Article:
Environmental and human factors drive the subtropical marine forests of Gongolaria abies-marina to extinction.

Large brown macroalgae are foundational threatened species in coastal ecosystems from the subtropical northeastern Atlantic, where they have exhibited a drastic decline in recent years. This study describes the potential habitat of Gongolaria abies-marina, its current distribution and conservation status, and the major drivers of population decline. The results show a strong reduction of more than 97% of G. abies-marina populations in the last thirty years and highlight the effects of drivers vary in terms of spatial heterogeneity. A decrease in the frequency of high waves and high human footprint are the principal factors accounting for the long-term decline in G. abies-marina populations. UV radiation and sea surface temperature have an important correlation only in certain locations. Both the methodology and the large amount of data analyzed in this study provide a valuable tool for the conservation and restoration of threatened macroalgae.

Density-dependence of reproductive success in a Houbara bustard population.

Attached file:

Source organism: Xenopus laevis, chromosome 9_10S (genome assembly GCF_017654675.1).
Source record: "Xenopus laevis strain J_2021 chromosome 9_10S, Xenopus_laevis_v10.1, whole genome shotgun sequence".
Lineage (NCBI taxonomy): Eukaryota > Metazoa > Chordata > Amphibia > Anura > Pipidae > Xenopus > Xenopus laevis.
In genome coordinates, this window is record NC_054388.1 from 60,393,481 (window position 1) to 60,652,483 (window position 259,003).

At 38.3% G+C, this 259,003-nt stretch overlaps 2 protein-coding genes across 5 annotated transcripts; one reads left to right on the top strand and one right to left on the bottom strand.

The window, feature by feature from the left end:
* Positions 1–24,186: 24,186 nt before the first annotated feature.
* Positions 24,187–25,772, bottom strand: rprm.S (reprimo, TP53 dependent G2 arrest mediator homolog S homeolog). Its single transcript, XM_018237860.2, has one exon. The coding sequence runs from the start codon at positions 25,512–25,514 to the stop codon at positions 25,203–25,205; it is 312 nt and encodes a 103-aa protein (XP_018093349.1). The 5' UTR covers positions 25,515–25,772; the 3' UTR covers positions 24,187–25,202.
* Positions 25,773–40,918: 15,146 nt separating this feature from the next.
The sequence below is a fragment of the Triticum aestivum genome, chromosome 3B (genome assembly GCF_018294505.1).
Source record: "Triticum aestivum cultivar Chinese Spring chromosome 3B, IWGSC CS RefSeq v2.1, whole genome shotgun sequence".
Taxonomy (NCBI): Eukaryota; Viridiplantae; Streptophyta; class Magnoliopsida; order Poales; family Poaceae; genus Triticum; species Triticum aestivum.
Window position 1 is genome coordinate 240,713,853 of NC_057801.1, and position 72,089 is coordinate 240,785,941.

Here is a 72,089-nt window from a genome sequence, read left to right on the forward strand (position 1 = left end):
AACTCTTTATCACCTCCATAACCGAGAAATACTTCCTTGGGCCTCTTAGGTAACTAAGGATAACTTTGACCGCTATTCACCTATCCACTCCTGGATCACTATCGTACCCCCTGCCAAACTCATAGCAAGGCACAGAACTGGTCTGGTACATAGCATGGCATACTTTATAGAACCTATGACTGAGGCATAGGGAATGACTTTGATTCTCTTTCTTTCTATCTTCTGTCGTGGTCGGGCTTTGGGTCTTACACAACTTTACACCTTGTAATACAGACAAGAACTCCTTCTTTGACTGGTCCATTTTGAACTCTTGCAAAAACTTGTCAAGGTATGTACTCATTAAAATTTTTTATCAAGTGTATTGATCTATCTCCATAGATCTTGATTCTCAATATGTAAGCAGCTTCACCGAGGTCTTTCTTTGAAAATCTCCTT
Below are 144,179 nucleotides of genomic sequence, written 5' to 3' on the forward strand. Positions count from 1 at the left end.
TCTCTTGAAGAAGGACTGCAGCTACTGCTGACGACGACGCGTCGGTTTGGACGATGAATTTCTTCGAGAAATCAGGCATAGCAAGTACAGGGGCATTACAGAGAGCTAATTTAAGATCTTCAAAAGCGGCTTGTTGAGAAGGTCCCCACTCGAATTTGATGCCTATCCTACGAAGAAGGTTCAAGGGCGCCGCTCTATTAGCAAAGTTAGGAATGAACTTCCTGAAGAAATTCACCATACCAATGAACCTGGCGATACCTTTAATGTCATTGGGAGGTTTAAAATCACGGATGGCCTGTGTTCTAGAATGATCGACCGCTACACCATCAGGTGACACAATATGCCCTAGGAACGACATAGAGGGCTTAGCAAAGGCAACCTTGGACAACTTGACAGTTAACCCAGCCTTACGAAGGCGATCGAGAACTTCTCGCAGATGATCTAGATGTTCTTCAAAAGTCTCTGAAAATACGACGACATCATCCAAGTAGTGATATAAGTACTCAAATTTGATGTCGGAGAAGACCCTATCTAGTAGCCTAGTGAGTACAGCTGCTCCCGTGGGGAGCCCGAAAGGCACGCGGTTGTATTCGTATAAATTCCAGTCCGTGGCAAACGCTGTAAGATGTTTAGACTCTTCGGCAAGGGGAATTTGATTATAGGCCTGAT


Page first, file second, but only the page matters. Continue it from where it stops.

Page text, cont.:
Although density-dependent processes and their impacts on population dynamics are key issues in ecology and conservation biology, empirical evidence of density-dependence remains scarce for species or populations with low densities, scattered distributions, and especially for managed populations where densities may vary as a result of extrinsic factors (such as harvesting or releases). Here, we explore the presence of density-dependent processes in a reinforced population of North African Houbara bustard (Chlamydotis undulata undulata). We investigated the relationship between reproductive success and local density, and the possible variation of this relationship according to habitat suitability using three independent datasets. Based on eight years of nests monitoring (more than 7000 nests), we modeled the Daily Nest Survival Rate (DNSR) as a proxy of reproductive success. Our results indicate that DNSR was negatively impacted by local densities and that this relationship was approximately constant in space and time: (1) although DNSR strongly decreased over the breeding season, the negative relationship between DNSR and density remained constant over the breeding season; (2) this density-dependent relationship did not vary with the quality of the habitat associated with the nest location. Previous studies have shown that the demographic parameters and population dynamics of the reinforced North African Houbara bustard are strongly influenced by extrinsic environmental and management parameters. Our study further indicates the existence of density-dependent regulation in a low-density, managed population.